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  51. tipper 51

    I’ve never used the sugar. My thoughts are like Alisa’s. We grow a garden each year-and preserve as much of it as we can. Through the winter I try to buy organic-but sometimes it does come down to the price and organic is very expensive in my area.

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  52. I think you got most of the “dirty dozen” on your list. I definitely try to follow that list as best as I can, since I have two toddlers with growing bodies and minds to watch out for. God knows there are enough things to deal with than to add chemicals and pesticides to the list! I have also tried baking with raw sugar and had a positive turnout. However, I would love to know if there is a “rule” for substitution with it on a consistent basis.

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  53. I buy all organic fruit and vegetables. And all dairy as well. I an tell a difference.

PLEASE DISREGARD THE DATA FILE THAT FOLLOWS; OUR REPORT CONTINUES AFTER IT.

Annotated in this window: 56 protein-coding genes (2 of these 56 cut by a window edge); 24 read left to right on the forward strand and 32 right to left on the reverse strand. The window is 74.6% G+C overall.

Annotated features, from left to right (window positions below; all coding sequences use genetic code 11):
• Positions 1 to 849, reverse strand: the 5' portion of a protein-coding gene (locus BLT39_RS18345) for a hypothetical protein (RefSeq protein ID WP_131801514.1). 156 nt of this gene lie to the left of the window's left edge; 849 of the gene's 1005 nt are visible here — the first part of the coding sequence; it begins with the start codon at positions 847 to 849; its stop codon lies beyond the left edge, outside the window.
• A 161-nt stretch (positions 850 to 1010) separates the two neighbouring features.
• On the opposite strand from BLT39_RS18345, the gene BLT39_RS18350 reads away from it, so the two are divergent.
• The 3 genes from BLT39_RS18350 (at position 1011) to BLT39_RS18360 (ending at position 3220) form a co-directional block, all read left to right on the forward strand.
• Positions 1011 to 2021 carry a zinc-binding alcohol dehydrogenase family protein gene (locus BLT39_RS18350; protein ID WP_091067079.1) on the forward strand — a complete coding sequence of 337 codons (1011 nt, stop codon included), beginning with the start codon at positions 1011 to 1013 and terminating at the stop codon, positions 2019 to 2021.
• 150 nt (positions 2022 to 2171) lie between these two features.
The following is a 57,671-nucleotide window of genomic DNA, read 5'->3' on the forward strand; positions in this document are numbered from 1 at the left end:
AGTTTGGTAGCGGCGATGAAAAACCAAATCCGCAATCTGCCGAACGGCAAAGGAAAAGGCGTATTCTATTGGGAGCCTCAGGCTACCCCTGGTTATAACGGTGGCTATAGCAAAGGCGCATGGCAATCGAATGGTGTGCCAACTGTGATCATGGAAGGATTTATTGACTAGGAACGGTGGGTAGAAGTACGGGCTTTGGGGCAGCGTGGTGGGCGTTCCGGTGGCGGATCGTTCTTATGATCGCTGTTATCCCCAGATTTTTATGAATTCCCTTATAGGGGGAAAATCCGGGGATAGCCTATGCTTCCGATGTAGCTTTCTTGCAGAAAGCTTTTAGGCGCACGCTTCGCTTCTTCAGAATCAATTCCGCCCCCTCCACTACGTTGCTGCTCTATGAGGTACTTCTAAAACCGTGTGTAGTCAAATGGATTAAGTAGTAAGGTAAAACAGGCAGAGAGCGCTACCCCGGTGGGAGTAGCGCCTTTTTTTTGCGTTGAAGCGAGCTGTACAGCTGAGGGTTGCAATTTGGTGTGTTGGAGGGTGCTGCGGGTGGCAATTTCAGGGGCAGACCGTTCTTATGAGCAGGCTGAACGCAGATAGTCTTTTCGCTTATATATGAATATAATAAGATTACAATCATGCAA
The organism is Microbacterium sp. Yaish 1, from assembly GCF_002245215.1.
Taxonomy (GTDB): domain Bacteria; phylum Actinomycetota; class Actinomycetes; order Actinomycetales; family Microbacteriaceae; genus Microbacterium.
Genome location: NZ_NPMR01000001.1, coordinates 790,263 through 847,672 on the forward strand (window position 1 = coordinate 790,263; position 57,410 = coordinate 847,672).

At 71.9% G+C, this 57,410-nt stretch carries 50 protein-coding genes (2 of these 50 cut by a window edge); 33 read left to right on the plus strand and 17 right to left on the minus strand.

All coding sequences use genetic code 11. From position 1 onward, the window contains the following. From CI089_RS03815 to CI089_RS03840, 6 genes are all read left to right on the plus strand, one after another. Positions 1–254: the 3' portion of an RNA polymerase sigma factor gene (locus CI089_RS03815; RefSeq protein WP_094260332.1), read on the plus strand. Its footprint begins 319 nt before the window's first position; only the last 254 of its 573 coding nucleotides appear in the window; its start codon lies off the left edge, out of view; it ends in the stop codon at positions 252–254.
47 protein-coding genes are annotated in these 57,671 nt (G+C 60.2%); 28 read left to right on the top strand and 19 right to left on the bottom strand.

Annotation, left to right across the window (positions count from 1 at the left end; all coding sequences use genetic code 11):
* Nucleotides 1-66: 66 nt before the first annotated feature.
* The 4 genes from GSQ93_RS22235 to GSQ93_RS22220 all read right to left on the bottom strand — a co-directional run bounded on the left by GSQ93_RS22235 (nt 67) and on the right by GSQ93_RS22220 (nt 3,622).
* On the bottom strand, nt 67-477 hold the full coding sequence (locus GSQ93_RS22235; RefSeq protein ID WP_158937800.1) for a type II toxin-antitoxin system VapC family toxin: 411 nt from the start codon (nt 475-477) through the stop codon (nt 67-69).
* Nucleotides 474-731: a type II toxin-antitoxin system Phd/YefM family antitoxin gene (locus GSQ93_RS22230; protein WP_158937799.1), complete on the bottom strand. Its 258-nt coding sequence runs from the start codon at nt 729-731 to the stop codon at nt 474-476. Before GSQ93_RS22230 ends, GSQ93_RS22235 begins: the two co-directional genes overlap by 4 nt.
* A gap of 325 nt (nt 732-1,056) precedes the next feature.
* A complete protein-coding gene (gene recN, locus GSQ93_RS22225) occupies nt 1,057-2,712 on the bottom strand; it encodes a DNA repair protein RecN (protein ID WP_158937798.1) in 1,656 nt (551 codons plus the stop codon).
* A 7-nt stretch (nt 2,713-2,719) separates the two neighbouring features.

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  54. dawn 54

    I always buy organic peaches, strawberries, nectarines, lettuce and kale. So many chemicals go into producing these conventionally. It is expensive but little by little if we all support these farmers prices should come down.

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  55. Leslie 55

    i’m on a student budget, so i definitely have to watch how much money i spend on food. still, i’m a big time enviro, so i buy organic whenever it isn’t ridiculous to do so. i ALWAYS buy organic celery because i read somewhere that it has the most chemicals in it because it just sucks up everything in the water.

    i’ve found i can get more bang for my buck by getting whatever i can at the farmer’s market. most of it is organic, and it is mostly all local from smaller farms, so it is killing several birds with one stone! plus, it is usually cheaper (and way better quality) than grocery store organics.

    an enormous amount of chemicals are used for cotton, so i also buy organic cotton clothing whenever i can – again, this is expensive, so my current budget can’t always support my enviro ideals.